Rediscovering the Potential of the World’s Oldest Highways - Bangladesh Waterways

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River crossing in Bangladesh
Boat passengers in rural Bangladesh. Photo credit: Erik Nora

When my team and I saw this boat passing by us in July 2013 in rural Bangladesh, near the border with Mizoram, Northeast India, and Myanmar, I felt immediately empathic.

How many people are on that boat? Eighty? Does it have a motor? Can those people swim, especially the women? No lifejackets! I wondered how long their trip was, and then I thought: What if they needed a bathroom break? Memories of my family's escape from Vietnam by boat in 1981 flashed back—34 refugees jammed into a traditional fishing boat normally home to a family of seven, with no motor, no life jackets, and no toilets! We floated around the South China Sea and Pacific Ocean for 16 days. Most of us could not swim, certainly not the women and girls.

I'm a senior transport specialist, and when we saw that boat, we were far into Bangladesh's interior to work on improving the lives of those travelers (and others) in the picture above. In 2012, our team began to think about how to make transporting water a more economic, efficient and, especially, a safer and more comfortable experience for the people of South Asia. Inland water transportation is crucial to Bangladesh. It services one-quarter of the country's passengers. At least 12 percent of Bangladesh is living in rural areas, so a boat is the only form of transportation other than walking.

Boats are an important way to move cargo. Vessels on inland waterways carry over half of Bangladesh's cargo traffic. Hence the purpose of our trip and, ultimately, our project—to improve services for passengers and cargo on major inland waterways along the Dhaka-Chittagong-Ashuganj Corridor, which carries not only Bangladeshi traffic, but also trade from India and Bhutan. 

Ultimately, this proposed Bangladesh waterways improvement project is part of a regional connectivity program in South Asia that aims to connect Bangladesh, Bhutan, India and Nepal. Tying the region together would bring opportunities for trade and growth, job creation, even the potential for eco-tourism. 

And "eco" is a key term here. Bangladesh is a wet country, laced with some 700 rivers, streams and canals with a total length of about 24,000 kilometers. Approximately 6,000 kilometers are navigable during the monsoon period depending on the size of the ship, shrinking to about 3,900 kilometers in the dry periods. Because of its low-lying topography, exposure to both inland flooding, coastal storm surges, and it's extremely dense population; Bangladesh is classified as one of the most climate-vulnerable countries in the world.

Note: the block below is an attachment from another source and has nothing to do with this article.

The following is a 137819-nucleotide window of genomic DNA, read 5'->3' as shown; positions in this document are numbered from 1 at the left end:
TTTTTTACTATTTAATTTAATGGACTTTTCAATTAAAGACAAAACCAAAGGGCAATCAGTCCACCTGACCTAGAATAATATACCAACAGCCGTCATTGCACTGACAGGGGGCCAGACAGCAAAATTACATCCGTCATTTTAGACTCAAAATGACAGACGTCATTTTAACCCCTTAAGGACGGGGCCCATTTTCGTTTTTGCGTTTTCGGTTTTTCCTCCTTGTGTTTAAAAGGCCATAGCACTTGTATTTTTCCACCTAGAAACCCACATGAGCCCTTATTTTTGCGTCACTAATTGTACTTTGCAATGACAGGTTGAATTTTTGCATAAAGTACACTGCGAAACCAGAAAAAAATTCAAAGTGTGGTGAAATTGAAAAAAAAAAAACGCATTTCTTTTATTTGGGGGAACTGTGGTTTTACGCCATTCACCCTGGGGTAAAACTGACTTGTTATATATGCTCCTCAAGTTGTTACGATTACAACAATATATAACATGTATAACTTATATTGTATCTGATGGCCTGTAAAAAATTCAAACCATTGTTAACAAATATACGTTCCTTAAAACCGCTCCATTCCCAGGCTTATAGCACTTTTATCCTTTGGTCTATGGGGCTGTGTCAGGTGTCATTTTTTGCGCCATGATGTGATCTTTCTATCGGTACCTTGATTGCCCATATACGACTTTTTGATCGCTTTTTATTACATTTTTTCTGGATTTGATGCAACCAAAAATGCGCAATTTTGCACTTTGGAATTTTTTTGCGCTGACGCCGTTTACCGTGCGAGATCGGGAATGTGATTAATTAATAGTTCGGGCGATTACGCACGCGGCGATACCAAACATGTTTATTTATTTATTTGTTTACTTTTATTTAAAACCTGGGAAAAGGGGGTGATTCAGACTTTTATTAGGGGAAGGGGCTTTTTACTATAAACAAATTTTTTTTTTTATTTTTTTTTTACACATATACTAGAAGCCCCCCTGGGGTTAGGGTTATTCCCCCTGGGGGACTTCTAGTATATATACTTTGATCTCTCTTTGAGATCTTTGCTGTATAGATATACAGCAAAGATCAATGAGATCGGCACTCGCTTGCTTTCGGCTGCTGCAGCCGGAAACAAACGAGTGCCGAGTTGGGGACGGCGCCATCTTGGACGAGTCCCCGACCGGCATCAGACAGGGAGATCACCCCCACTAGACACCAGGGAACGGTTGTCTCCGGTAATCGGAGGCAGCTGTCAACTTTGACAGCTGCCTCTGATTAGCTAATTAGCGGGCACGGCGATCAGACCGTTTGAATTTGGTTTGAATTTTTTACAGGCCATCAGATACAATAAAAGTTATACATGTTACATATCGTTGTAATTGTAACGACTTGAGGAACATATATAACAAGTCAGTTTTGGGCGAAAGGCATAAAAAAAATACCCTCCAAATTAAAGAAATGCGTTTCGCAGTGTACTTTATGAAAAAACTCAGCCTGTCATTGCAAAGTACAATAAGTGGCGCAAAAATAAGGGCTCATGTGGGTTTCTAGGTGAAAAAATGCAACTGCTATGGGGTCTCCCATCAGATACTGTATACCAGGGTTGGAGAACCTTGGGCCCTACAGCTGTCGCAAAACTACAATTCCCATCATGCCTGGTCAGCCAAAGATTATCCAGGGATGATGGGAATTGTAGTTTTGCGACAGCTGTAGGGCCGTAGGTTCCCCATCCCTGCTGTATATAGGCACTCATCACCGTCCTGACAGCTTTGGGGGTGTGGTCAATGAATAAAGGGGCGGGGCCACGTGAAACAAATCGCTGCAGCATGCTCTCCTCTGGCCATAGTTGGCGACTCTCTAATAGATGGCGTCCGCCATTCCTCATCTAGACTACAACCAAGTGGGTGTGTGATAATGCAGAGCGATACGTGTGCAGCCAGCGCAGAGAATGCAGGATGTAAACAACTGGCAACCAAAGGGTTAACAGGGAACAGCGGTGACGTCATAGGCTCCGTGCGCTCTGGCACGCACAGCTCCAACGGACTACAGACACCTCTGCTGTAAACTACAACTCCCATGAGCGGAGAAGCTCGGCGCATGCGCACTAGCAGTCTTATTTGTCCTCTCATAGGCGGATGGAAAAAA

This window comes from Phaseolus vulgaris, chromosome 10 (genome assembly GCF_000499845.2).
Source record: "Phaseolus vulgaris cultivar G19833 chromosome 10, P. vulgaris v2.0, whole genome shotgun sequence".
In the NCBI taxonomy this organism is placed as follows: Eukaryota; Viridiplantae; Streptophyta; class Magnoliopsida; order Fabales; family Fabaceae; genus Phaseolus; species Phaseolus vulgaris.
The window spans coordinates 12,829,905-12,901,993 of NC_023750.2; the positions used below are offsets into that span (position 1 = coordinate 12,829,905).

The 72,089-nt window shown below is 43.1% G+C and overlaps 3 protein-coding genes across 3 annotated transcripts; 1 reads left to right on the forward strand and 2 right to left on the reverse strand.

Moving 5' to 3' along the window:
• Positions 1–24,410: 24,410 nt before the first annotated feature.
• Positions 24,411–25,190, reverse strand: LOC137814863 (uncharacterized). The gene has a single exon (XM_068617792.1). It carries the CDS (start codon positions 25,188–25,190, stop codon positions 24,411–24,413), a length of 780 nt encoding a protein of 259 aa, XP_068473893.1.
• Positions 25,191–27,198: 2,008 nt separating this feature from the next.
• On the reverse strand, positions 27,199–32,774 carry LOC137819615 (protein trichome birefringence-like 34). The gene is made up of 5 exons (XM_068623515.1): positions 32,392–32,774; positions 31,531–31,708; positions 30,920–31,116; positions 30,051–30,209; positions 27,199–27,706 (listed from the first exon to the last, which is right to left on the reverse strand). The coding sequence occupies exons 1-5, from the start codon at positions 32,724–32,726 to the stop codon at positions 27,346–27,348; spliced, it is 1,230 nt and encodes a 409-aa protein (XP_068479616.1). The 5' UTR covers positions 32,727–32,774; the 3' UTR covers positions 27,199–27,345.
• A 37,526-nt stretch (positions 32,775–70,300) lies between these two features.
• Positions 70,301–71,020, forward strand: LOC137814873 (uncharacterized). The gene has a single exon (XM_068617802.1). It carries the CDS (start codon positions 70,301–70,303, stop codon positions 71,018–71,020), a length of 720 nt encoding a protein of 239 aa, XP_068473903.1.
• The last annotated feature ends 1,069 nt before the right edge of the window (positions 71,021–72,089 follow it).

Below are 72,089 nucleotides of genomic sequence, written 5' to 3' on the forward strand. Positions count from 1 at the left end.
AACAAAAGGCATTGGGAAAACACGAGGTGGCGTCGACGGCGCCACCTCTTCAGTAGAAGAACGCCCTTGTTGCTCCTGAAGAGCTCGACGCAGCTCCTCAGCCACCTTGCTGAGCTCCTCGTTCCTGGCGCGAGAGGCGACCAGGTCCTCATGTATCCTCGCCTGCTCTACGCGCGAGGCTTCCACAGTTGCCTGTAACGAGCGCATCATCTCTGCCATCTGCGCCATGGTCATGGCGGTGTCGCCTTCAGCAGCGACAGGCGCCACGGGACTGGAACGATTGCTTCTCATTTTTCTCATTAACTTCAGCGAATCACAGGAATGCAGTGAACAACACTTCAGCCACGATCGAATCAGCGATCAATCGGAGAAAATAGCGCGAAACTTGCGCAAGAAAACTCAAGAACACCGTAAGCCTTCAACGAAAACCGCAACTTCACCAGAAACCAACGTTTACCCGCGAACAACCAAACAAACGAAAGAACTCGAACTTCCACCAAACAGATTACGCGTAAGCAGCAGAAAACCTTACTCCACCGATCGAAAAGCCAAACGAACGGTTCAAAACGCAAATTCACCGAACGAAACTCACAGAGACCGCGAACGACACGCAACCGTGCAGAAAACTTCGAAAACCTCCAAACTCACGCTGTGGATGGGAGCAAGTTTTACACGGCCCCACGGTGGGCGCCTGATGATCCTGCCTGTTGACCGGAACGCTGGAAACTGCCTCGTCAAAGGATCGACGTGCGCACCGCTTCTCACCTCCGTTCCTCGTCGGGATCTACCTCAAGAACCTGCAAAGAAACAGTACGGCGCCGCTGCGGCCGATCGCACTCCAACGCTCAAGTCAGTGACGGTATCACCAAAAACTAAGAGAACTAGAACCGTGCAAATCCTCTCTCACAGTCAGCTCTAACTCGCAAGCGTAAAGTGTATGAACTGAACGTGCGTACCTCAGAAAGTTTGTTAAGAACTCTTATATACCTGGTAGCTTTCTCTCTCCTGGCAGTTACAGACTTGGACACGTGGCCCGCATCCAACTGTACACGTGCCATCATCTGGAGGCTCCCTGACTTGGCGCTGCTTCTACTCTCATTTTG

While working on the project, we found ways to make boat travel more environmentally-friendly than it already is. Because we are also interested in promoting climate change resiliency, the project really had two main goals. The first: how to make the 22,300 registered vessels, river terminals and landing stations/ghats safer and more comfortable for passengers and cargo transporters. The second, and equally important aim, was to address the impacts of climate change. So we built storm shelters for vessels into the project design. 

Shipping and water transport produce far fewer greenhouse gas (GHG) emissions than car or truck transport, so shifting from roads to waterways can contribute to net emissions reductions. If the vessels currently using Bangladesh's inland waterways switch to liquid natural gas, they would produce even fewer GHG emissions than they currently do.

Adaptation and mitigation strategies are both part of our proposed project in Bangladesh and part of the COP21 agenda. Adaptation refers to making climate-smart investments that can withstand extreme weather patterns. That means designing infrastructure like new ports and canals, to factor in extremely high tides, massive storms and storm surge. Mitigation strategies range from moving bulk transport off roads and onto boats, improving ports and waterways to reduce waste, and more research and development into cutting emissions, like upgrading engines to make them more efficient and analyzing the potential of liquid natural gas.

Finally, as we were working our way through Bangladesh's waterways we saw, and avoided, huge patches of floating hyacinth. They're a navigational hazard. But they could be turned into biogas and used as an energy source or fuel for cooking. One of our team members suggested that we pilot a biogas scheme using water hyacinths as input.

This idea is already being used in India and piloted in several other parts of the world, including in Niger, Guatemala and Uganda. If it works, it could provide a source of energy and income for the poor communities living around waterways. And it would clean up the "traffic lanes," clearing the way for boats to move more quickly and efficiently. Better still, such ideas to reduce GHG emissions and mitigate climate change may be able to qualify for climate finance in a follow-on project.

We are always open to new ideas. What do you think of the potential of water hyacinth and biogas? If you have other ideas for climate financing on inland waterways, our team would appreciate hearing from you, because connecting the region and promoting growth along waterways in a safe and sustainable fashion would be good for people and for the environment.


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